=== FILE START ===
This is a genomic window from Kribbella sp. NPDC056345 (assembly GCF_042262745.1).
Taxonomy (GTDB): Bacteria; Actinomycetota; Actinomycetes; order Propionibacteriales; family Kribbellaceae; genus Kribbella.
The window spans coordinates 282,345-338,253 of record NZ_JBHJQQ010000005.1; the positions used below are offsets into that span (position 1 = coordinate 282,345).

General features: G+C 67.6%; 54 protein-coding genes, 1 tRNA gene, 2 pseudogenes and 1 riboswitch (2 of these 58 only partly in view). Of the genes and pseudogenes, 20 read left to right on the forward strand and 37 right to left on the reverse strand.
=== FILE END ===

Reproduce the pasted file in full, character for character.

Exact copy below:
This is a genomic window from Kribbella sp. NPDC056345 (assembly GCF_042262745.1).
Taxonomy (GTDB): Bacteria; Actinomycetota; Actinomycetes; order Propionibacteriales; family Kribbellaceae; genus Kribbella.
The window spans coordinates 282,345-338,253 of record NZ_JBHJQQ010000005.1; the positions used below are offsets into that span (position 1 = coordinate 282,345).

General features: G+C 67.6%; 54 protein-coding genes, 1 tRNA gene, 2 pseudogenes and 1 riboswitch (2 of these 58 only partly in view). Of the genes and pseudogenes, 20 read left to right on the forward strand and 37 right to left on the reverse strand.